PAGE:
Hawaiian Molasses Spill: Cleanup As Slow As
Strange as it sounds, the deadly molasses spill in Honolulu harbor is not unique, and could take some time to clean up.
Fukushima's radioactive water leaks may be scarier, but in terms of outright deadliness to aquatic life, the Honolulu Harbor molasses leak may have it beat.
The brown plume of the sticky stuff was seen Monday and Tuesday after 1,400 tons (about 233,000 gallons) of the sugar processing byproduct leaked from a shipping container on Sunday. It spread from Sand Island into Ke'ehi Lagoon (pictured above) and quickly sank to the bottom of the industrial bay, where it started robbing the water of oxygen and smothering animal life.
Images of vast numbers of dead fish, eels crabs and other sea life have been posted, while work crews have been kept busy gathering and disposing of dead fish in order to minimize the impacts of the mass die off and not turn the place into a buffet for sharks.
Despite the apparent novelty of the disaster, however, it is not unprecedented. In July a similar spill into a reservoir in the Mexican state of Jalisco wiped out 500 metric tons of fish. There, the loss of fish caused immediate and continuing hardships to fishermen and local eateries that relied on the fish for their fare.
In Honolulu Bay, the oxygen-deprived bottom-dwelling fish have been seen coming to the surface, away from the molasses, attempting to find more "breathable" water, reported Ruth Yender of the National Oceanic and Atmospheric Administration's Office of Response and Restoration. The State of Hawaii Department of Health Hazard Evaluation and Emergency Response Office (HEER) has taken the lead on responding to the spill, she explained, because unlike oil, molasses is not classified as a hazardous material.
Ultimately, the solution to the leak and fish die off will be for the molasses to be flushed out of the harbor and out to sea, where it will be diluted and degraded into harmless compounds. To flush out the harbor will require a lot of rain, however. Dilution is also the reason that the radiation levels from the Fukushina leaks are not considered a problem beyond the immediate area where the water leaked.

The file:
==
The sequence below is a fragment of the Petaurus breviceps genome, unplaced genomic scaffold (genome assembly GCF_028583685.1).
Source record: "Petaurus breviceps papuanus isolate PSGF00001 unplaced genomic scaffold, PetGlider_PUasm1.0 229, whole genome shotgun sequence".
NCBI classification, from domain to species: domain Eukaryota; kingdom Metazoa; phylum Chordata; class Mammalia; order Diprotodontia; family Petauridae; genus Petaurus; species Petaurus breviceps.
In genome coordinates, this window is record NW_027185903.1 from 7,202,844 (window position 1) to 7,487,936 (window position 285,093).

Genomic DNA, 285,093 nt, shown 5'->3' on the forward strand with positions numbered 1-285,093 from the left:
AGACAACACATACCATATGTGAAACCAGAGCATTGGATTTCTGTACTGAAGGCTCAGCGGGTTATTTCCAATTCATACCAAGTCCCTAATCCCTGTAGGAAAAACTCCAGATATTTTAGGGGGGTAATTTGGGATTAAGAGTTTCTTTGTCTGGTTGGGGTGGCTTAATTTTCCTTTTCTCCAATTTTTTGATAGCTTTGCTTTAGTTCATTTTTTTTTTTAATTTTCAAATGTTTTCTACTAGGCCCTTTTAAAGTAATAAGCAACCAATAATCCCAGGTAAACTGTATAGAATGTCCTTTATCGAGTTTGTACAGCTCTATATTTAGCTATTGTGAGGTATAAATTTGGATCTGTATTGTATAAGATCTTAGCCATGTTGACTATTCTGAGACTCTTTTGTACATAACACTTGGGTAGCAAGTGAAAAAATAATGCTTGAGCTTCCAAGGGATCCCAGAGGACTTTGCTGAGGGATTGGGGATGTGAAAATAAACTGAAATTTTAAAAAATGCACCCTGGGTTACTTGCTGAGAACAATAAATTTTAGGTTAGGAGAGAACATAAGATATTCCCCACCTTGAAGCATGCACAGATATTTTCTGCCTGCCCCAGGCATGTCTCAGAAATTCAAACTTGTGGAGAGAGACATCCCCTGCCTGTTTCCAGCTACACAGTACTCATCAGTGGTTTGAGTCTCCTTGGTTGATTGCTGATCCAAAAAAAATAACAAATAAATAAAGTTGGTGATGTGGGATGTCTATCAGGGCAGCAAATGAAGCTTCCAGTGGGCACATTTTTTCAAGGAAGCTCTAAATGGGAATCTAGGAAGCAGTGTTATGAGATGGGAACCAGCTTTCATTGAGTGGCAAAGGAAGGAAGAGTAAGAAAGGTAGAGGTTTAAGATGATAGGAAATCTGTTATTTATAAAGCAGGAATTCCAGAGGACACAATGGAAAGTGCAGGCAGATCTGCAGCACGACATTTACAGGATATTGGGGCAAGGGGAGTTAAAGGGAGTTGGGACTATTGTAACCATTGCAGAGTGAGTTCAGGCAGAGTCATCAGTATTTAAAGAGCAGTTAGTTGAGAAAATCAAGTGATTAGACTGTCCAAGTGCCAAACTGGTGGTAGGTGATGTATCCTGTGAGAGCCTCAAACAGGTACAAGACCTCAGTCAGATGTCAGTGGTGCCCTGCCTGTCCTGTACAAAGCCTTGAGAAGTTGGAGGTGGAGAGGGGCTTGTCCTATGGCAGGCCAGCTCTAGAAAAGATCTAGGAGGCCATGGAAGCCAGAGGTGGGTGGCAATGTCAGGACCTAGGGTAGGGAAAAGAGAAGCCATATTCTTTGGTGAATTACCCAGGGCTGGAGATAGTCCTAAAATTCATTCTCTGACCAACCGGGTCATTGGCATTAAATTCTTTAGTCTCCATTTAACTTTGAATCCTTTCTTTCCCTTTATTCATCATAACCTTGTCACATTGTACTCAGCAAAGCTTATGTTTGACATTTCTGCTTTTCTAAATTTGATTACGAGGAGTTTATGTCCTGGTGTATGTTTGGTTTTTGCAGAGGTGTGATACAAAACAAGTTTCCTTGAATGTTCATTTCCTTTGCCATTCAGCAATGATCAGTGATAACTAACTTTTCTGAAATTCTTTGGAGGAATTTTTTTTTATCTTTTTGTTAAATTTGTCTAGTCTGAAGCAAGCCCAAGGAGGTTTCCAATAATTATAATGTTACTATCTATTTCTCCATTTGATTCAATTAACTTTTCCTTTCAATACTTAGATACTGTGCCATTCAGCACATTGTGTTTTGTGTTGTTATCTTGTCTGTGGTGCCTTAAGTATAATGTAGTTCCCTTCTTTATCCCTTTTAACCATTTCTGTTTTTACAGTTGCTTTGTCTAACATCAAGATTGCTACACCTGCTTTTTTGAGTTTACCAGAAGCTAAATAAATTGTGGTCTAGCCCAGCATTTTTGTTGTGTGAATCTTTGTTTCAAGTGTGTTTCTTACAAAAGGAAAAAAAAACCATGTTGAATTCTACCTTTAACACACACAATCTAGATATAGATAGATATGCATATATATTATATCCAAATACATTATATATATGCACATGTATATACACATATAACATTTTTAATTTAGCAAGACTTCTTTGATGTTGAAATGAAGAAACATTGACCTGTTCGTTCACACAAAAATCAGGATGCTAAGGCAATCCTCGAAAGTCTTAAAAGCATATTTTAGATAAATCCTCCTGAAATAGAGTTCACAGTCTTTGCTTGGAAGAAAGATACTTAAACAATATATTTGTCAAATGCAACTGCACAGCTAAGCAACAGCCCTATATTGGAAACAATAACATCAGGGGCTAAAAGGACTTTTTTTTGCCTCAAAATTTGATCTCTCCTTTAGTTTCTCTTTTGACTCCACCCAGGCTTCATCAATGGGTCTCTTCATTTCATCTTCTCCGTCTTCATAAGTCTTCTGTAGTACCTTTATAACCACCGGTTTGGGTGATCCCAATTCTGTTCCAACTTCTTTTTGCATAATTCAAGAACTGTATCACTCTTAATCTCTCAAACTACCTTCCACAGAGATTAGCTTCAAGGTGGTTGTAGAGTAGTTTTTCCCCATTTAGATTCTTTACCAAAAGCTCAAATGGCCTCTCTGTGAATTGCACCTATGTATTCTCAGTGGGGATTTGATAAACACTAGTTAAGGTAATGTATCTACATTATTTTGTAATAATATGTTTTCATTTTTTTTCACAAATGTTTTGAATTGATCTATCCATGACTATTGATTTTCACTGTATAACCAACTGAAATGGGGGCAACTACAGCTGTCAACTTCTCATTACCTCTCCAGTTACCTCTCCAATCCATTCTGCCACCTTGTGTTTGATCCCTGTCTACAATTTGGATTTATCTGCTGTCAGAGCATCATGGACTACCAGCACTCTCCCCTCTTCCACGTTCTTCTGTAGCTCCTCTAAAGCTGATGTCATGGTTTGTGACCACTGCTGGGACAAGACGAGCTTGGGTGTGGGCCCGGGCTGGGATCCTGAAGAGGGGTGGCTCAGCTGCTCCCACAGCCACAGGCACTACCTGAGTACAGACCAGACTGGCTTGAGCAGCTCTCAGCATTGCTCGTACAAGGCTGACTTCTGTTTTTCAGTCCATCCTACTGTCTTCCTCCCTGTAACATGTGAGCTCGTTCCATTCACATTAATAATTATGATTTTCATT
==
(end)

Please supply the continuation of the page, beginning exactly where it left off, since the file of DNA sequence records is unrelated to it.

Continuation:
Sadly, there is no sign that Honolulu Harbor is going to be flushed out soon, said HEER communications officer Janice Okubo.
"Unfortunately it's very sunny and not raining," she told Discovery News on Thursday.
"With the weak and variable tidal currents in the local area, and no significant rainfall in the forecast, (NOAA) expects that the contaminated water may require a week or longer to completely flush out of the Honolulu Harbor and Ke'ehi Lagoon," Yender reported.
In the meantime, scientists will be monitoring dissolved oxygen levels and keeping their fingers crossed.
Honolulu harbor on the island of O‘ahu in Hawaii.
A view shows an algae covered public beach in Qingdao, northeast China's Shandong province on July 4, 2013. The seas off China have been hit by their largest-ever growth of algae, ocean officials said.
Pictures showed beach-goers swimming and playing in the green tide in the eastern city of Qingdao, while bulldozers shoveled up tons of algae from the sand.
The State Oceanic Administration said on its website that the algae, enteromorpha prolifera, started to appear a week ago and had spread across an area of 28,900 square kilometers (7,500 square miles).
The previous largest bloom was in 2008 when it affected around 13,000 square kilometers, it said.
Qingdao officials said they had removed around 7,335 tonnes of algae, the official Xinhua news agency reported.
The algal phenomenon is usually caused by an abundance of nutrients in the water, especially phosphorus, although the triggers for the enormous blooms which began to appear in the Yellow Sea in 2007 remain uncertain.
The China Daily quoted professor Bao Xianwen, of the Qingdao-based Ocean University of China, as saying: "It must have something to do with the change in the environment, but we are not scientifically sure about the reasons."
The algae are not toxic nor detrimental to water quality, but lead to extreme imbalances in marine ecosystems by consuming large quantities of oxygen and creating hydrogen sulphide.
Here, workers collect seaweed with a net by the Qingdao coastline on July 12, 2012.